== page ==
A gay Chilean survivor of sexual abuse by a Catholic priest has been appointed by Pope Francis to a commission dealing with protection of children from such abuse.
Juan Carlos Cruz was named Wednesday as the newest member of the Pontifical Commission for the Protection of Minors, the Associated Press reports. Other members include clergy, nuns, and laypeople, and Cruz is the first out gay person on it as well as the first Latin American.
"I'm very honored," Cruz told the Washington Blade. "I'm a survivor. I'm gay. I'm a layperson. I'm Catholic." Two Chilean cardinals had blocked an earlier move to put him on the commission.
Cruz and two other men came forward in 2010 to accuse Chilean priest Fernando Karadima of sexually abusing them when they were minors. The Vatican found him guilty in 2011, and then-Pope Benedict XVI sentenced him to a life of prayer and penance. Pope Francis defrocked Karadima in 2018.
That year Francis met with Cruz and other survivors. The meeting included a discussion of Cruz's gayness, as he noted that some critics had used the fact to cast doubt on his allegations against Karadima, and the pope responded with supportive words, Cruz told Spanish newspaper El Pais.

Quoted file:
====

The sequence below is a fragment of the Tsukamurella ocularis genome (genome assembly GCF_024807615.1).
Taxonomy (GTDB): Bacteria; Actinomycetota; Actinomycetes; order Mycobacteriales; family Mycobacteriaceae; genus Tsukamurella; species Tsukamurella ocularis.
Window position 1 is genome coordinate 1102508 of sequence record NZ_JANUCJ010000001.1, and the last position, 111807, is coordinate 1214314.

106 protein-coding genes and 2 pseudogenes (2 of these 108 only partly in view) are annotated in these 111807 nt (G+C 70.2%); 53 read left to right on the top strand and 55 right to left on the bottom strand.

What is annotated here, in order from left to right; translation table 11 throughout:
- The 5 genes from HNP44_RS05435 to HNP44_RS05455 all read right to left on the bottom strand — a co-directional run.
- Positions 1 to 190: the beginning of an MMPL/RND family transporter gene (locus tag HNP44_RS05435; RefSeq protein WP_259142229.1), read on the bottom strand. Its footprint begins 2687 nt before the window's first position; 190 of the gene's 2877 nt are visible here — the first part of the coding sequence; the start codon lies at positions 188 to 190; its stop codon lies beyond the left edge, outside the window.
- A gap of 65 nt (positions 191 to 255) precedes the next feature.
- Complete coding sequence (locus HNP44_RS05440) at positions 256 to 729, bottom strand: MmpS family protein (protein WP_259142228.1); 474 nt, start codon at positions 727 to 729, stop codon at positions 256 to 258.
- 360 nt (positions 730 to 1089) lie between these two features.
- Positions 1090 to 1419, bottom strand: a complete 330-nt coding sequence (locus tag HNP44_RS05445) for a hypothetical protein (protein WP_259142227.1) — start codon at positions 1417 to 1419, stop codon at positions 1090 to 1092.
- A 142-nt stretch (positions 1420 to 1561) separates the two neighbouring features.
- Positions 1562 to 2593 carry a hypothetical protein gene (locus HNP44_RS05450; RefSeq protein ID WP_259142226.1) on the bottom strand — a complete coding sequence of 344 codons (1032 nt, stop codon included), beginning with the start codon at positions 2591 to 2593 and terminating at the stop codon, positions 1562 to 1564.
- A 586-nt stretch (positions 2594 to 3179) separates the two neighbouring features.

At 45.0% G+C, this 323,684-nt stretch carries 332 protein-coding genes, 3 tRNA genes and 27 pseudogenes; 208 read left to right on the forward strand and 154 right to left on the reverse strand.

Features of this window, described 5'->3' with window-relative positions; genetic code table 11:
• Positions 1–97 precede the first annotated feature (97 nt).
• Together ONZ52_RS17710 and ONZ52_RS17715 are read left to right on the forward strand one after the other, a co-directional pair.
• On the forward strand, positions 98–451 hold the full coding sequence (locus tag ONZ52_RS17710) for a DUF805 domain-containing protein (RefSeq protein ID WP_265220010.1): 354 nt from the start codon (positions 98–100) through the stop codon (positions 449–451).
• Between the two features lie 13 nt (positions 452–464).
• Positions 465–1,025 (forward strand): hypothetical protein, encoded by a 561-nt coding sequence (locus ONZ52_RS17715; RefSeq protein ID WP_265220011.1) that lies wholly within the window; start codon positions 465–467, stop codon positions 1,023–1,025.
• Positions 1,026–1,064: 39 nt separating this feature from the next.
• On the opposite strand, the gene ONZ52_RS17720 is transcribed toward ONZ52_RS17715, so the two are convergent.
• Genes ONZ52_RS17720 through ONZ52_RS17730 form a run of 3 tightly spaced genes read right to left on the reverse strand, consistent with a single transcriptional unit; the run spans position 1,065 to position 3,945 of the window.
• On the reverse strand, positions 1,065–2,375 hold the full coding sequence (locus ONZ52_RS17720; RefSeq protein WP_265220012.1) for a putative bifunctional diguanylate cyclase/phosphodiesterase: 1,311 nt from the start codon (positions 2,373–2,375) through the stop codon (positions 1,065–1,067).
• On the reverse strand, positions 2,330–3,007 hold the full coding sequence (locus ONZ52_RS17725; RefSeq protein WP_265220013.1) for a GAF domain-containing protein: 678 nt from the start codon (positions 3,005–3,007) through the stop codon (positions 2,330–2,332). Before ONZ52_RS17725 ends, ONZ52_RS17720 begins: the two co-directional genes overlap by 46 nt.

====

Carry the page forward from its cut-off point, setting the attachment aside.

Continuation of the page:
"He told me, 'Juan Carlos, that you are gay does not matter. God made you like this and loves you like this and I don't care. The pope loves you like this. You have to be happy with who you are,'" Cruz said.
Francis has frequently offered supportive words to LGBTQ+ Catholics while upholding the church's anti-LGBTQ+ doctrine. Last week the Vatican released a statement saying the church cannot bless same-sex unions, as it considers such relationships sinful.
Cruz was critical of that statement but said he will remain a Catholic and fight for change in the church. The appointment to the commission "just renews my commitment to change things from within, for survivors, for every person who feels disenfranchised from the church," he told the Blade. "This is a place where we all belong, with no adjectives."